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‘Melting’ crystals to fight blindness

Retinal gene therapy researchers Dr Tom Edwards and Dr Sloan Wang are developing a potential gene therapy to ‘melt’ the crystals on the retina which impair vision in people with Bietti’s Crystalline Dystrophy.

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A possible treatment for Bietti Crystalline Dystrophy is one step closer to clinical trial following positive results in the lab.

“While not many non-ophthalmologists may have heard of Bietti Crystalline Dystrophy, it’s actually one of the most common inherited retinal diseases in Southeast Asia,” says Dr Tom Edwards, Principal Investigator at CERA.

“Also, from a scientific point of view, it has a number of features that make it an appealing target for gene therapy.”

The research to find an investigational therapy, led by Dr Edwards, ophthalmologist Dr Doron Hickey and their team, has reached a milestone following the publication of their work in the journal Scientific Reports.

The paper identifies a viral vector with the capabilities to deliver the therapy, bringing it one step closer to a clinical trial.

Eye crystals: Crystals on the retina cause vision loss.
Missing proteins

The condition is caused by a fault in the CYP4V2 gene, which provides the instructions that the body uses to create a particular protein in the eye.

This protein has a critical role in breaking down lipids – a type of fatty acid. But for people missing this protein, this process is interrupted.

“Without this protein the lipids do not break down, leading to the crystals that form on the retina that impair vision,” says Dr Sloan Wang, Research Fellow in the Retinal Gene Therapy Unit, who led the lab that undertook the work for this project.

“If we can introduce the protein back into the eye, it could be possible to dissolve the crystals.”

Special delivery

To do this, the team have taken the missing gene and put it into a viral vector called AAV2.

Their lab research verified that this method is an effective method of delivering the missing gene.

“This type of therapy is called gene supplementation therapy,” says Dr Wang.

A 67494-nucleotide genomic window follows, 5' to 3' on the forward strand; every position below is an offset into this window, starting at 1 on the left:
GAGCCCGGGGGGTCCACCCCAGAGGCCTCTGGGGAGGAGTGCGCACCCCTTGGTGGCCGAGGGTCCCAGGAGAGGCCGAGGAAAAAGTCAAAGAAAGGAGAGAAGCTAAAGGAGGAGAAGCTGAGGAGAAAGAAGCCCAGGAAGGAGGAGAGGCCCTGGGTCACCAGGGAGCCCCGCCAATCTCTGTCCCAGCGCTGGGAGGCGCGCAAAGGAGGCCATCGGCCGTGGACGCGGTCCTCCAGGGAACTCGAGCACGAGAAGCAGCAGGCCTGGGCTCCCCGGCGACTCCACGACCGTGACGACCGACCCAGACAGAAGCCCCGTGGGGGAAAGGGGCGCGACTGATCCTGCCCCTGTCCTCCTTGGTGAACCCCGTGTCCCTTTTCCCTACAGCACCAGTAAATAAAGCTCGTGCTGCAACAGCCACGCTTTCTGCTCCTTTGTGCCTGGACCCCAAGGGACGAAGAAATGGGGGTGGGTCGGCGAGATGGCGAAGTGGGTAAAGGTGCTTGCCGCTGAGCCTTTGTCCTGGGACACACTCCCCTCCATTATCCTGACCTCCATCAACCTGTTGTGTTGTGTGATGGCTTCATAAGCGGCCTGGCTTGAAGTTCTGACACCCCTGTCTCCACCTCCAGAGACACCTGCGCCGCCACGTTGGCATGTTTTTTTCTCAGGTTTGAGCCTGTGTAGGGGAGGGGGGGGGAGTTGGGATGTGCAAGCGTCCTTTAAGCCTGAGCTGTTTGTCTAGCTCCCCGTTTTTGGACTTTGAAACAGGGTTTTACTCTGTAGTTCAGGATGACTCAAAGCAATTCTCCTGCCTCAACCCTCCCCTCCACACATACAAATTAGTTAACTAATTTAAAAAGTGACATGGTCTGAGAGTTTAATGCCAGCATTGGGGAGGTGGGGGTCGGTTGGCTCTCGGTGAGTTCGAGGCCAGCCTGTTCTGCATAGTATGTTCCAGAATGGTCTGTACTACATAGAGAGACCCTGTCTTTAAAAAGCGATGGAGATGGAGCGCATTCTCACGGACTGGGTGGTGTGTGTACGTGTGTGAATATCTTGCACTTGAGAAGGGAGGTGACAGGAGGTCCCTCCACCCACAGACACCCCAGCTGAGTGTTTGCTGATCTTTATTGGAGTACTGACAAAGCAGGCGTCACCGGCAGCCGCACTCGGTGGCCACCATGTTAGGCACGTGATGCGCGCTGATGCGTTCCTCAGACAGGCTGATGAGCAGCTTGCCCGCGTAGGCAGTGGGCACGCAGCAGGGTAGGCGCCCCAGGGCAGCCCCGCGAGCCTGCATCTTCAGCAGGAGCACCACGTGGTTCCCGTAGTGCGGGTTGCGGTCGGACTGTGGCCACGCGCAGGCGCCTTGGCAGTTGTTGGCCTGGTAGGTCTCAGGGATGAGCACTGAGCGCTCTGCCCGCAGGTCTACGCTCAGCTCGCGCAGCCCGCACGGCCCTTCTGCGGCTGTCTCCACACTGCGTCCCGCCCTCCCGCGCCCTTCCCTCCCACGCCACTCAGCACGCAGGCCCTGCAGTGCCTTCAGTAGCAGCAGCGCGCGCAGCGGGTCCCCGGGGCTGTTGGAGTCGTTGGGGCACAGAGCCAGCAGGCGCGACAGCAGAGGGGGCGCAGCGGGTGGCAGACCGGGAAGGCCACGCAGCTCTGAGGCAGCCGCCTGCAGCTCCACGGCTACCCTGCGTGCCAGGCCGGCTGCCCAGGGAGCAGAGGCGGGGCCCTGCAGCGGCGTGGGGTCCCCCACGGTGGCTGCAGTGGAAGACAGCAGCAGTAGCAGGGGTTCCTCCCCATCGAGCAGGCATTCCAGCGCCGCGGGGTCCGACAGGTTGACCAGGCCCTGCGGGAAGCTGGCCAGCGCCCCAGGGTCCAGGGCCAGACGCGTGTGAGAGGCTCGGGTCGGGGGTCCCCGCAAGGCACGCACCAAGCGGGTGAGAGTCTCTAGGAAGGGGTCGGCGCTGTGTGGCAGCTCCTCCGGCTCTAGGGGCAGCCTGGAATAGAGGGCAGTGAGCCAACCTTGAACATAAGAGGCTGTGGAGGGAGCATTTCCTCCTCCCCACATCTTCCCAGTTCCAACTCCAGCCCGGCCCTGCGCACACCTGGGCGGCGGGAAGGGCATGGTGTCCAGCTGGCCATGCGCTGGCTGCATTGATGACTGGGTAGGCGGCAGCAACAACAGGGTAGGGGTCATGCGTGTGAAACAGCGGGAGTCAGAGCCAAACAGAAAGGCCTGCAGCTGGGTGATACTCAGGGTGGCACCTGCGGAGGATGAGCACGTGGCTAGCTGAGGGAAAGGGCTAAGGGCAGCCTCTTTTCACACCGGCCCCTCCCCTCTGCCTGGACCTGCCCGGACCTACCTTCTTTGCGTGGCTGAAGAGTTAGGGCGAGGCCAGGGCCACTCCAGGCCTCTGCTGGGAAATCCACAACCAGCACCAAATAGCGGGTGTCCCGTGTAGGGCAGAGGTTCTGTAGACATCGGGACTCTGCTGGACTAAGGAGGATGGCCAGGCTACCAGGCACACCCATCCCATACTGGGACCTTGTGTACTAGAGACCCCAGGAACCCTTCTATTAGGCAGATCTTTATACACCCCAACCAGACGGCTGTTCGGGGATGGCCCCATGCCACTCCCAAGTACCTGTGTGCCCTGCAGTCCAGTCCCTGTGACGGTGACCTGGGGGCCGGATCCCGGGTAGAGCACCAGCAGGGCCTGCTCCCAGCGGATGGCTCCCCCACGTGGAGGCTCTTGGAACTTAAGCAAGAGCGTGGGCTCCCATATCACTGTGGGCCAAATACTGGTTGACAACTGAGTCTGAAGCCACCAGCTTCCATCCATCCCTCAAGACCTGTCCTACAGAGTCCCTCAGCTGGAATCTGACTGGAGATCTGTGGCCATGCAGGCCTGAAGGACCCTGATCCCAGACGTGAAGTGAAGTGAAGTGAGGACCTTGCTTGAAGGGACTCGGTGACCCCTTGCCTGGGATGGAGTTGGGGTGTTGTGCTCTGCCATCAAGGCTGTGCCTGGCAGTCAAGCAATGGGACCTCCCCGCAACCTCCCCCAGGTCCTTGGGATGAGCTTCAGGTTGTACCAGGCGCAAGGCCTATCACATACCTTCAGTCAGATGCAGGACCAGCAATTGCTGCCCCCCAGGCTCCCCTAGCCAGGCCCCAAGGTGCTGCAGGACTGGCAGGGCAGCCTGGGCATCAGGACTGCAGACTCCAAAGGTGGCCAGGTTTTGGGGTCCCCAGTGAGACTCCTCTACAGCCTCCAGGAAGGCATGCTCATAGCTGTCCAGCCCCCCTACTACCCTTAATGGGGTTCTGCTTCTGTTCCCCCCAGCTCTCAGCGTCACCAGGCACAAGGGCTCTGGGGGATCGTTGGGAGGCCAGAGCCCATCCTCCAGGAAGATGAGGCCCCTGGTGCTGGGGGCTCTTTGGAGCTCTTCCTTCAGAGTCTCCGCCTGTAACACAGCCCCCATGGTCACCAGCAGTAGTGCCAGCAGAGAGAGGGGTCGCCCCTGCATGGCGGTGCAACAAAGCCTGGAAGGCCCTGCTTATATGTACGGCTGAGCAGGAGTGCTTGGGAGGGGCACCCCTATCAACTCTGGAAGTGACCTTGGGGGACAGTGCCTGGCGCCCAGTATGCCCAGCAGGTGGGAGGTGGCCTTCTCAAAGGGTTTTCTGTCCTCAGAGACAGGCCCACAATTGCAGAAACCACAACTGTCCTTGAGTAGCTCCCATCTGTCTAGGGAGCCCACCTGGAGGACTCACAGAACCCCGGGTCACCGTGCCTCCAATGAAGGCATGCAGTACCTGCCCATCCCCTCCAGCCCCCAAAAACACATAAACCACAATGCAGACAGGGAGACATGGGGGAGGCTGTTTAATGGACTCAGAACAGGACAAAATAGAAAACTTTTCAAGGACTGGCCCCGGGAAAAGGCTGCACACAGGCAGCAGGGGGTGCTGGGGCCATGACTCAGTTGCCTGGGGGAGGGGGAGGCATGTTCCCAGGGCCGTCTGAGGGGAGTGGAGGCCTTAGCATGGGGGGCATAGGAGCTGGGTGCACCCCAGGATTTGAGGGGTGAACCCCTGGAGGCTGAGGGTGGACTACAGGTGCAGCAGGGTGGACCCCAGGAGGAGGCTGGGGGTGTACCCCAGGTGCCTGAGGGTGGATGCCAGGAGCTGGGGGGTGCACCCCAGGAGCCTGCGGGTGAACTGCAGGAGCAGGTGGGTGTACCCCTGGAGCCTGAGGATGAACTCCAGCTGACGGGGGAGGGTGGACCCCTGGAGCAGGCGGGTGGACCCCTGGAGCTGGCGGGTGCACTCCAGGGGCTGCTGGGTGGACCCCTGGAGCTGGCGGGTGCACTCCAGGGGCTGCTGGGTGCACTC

“The healthy gene that we introduce into the cells starts copying itself, and then starts to produce the protein in the eye.”

The effect has the potential to reverse vision loss.

“Once the crystals are dissolved, we’ll then, theoretically, be able to restore a person’s vision,” says Dr Wang.

The next stage for the research would be testing the treatment outside of the lab.

“We’ve shown about as much as we can in a laboratory setting – that this treatment has a good prospect of treating the disease,” says Dr Edwards.

“The next step would be going ahead with a clinical trial.”

Building on the success of his work, Dr Wang was recently announced as a 2022 Graduate Education Fund Scholar by the American Australian Association.

The prestigious scholarship will allow him to study at Yale University for a year, where he will focus on the development of novel viral vectors for future gene therapies.

“There’s an old saying about the efficacy of the gene therapy: delivery, delivery delivery,” says Dr Wang.

“The deliverer of genes is the foundation of all gene therapies.”

“What I will be working on is a way to deliver the gene therapy that is safer, more effective, and with less limitations.”

“It’ll be interesting to develop those skills and bring them back to CERA.”

Dr Edwards says the opportunity reflects Dr Wang’s many successes at CERA and is a well‑deserved opportunity: “Sloan has been an outstanding postdoc, and he’ll come back from this even better and more accomplished as a scientist.”

Read the research

Wang, JH., et. al. (2022) AAV2-mediated gene therapy for Bietti Crystalline Dystrophy provides functional CYP4V2 in multiple relevant cell models. Sci Rep https://www.nature.com/articles/s41598-022-12210-8

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